When it comes to your belongings, not every item can take a licking and keep on ticking. Some of your possessions, such as dishes, mirrors, pictures, vases and antiques, easily can be broken when you’re moving or storing them if you don’t take special precautions.
To make sure your most fragile belongings are in the same condition when you’re ready to use them again, stock up on these five materials.
1. The Right Boxes
If you want to keep your most fragile items safe, size does matter. A few small breakable items could be crushed in a large box that is overloaded. Likewise, if you have a valuable large item such as a TV or other electronics, you want to make sure your box is a tad larger than the item itself.
If possible, get boxes designed for the fragile items you’re trying to move. For example, the box your TV originally came in would be ideal for moving or storing it. Likewise, dish-packing boxes are the perfect size to store your valuable china, plus they’re often made with a sturdier cut of cardboard than other boxes.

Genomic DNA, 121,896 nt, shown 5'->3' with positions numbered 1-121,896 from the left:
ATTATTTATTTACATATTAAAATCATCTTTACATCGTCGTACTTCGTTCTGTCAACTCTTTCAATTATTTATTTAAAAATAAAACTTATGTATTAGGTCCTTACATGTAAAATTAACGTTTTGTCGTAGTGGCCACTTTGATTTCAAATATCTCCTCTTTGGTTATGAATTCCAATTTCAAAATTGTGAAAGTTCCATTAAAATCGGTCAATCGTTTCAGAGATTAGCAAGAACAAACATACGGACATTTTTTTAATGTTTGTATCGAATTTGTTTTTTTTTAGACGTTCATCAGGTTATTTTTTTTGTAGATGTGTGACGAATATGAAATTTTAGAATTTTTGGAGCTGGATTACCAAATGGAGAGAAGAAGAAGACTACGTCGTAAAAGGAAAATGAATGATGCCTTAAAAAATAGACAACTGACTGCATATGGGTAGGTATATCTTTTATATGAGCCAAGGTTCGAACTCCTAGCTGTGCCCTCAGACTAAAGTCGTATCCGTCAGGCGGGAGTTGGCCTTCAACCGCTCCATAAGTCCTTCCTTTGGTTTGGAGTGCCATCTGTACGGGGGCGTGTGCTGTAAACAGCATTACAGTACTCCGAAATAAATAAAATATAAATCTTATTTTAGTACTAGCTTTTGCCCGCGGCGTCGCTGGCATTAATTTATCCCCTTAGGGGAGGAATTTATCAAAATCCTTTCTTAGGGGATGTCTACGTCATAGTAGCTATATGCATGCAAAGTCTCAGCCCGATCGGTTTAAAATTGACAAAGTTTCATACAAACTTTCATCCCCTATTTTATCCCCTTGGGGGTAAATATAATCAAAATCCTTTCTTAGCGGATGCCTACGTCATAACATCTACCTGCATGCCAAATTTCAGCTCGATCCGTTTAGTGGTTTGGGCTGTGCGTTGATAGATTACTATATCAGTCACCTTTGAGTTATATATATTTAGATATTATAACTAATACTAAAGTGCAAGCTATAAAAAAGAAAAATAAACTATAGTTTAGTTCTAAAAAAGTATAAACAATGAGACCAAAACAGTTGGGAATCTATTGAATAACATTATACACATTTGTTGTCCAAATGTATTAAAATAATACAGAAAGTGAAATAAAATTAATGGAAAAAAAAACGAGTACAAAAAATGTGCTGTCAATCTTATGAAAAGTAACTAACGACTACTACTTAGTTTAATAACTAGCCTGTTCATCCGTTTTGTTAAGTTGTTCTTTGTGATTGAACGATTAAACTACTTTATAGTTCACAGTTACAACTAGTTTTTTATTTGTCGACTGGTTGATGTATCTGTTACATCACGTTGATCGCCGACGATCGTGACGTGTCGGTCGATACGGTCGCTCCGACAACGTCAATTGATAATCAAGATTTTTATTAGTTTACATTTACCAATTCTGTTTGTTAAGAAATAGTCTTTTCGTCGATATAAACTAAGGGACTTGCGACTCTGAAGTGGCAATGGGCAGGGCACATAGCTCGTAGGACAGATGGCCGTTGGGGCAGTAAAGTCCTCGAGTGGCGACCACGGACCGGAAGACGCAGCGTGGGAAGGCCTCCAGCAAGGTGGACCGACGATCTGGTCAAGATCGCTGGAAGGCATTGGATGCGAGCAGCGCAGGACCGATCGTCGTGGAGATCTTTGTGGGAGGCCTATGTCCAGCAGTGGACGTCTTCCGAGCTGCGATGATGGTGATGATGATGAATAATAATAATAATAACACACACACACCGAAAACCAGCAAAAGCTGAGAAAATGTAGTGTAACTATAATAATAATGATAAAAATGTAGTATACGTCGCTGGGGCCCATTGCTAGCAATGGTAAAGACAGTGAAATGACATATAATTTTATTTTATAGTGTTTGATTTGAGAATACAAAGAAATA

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2. Protective Padding
If a box is too empty, your possessions will move around inside and possibly break. Bubble wrap, Styrofoam padding and Polystyrene filler all serve the purpose of preventing fragile items from shifting inside a box.
If you don’t have those products on hand, get creative and use towels, pillows, comforters and blankets as top-of-the-box filler, said Stephen Bok, a professional organizer and redesign specialist.
Filling gaps in a box also will prevent the top of the box from sinking in if other boxes are placed on it.
3. Cardboard Dividers
If fragile items such as glassware are simply placed inside of a regular box, they can rub together and break or chip during transport. Boxes that have partitions or cardboard dividers let you store several fragile objects while giving each one room to breathe.
If you don’t want to buy them, you might find boxes with partitions for free at a grocery or liquor store, said Tatiana Knight, owner of professional organizing company Neat with Knight.
4. Tissue Paper or Newsprint
The more padding between your fragile items and your storage containers, the better. Use tissue paper or newsprint to protect bowls, plates, mugs and other dishes. By the way, it’s best to use blank newsprint rather than actual newspaper, as the ink from newspaper can bleed onto your items.
5. Magic Marker
One of the most important things you should do is note which boxes contain fragile items. If you’re moving, you want to differentiate your fragile possessions from everything else. If you’re storing fragile items in a storage unit, you might forget where the breakable the items are.
Not only should you write “fragile” on boxes containing delicate items, but you might even want to go a step further and write “do not cut” on the packing tape to prevent box-cutter damage, Bok said.